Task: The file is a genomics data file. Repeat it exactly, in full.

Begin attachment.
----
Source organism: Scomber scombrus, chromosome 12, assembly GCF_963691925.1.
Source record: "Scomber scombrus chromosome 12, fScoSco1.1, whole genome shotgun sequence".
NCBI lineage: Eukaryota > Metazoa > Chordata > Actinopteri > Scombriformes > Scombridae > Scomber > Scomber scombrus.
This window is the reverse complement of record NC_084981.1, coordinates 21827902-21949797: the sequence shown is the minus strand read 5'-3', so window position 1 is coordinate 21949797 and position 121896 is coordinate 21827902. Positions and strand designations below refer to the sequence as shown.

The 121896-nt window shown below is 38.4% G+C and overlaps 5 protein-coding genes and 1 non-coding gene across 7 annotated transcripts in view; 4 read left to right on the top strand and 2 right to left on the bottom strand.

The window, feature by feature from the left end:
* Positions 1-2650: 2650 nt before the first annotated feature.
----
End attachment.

Source organism: Scomber scombrus, chromosome 12, assembly GCF_963691925.1.
Source record: "Scomber scombrus chromosome 12, fScoSco1.1, whole genome shotgun sequence".
NCBI lineage: Eukaryota > Metazoa > Chordata > Actinopteri > Scombriformes > Scombridae > Scomber > Scomber scombrus.
This window is the reverse complement of record NC_084981.1, coordinates 21827902-21949797: the sequence shown is the minus strand read 5'-3', so window position 1 is coordinate 21949797 and position 121896 is coordinate 21827902. Positions and strand designations below refer to the sequence as shown.

The 121896-nt window shown below is 38.4% G+C and overlaps 5 protein-coding genes and 1 non-coding gene across 7 annotated transcripts in view; 4 read left to right on the top strand and 2 right to left on the bottom strand.

The window, feature by feature from the left end:
* Positions 1-2650: 2650 nt before the first annotated feature.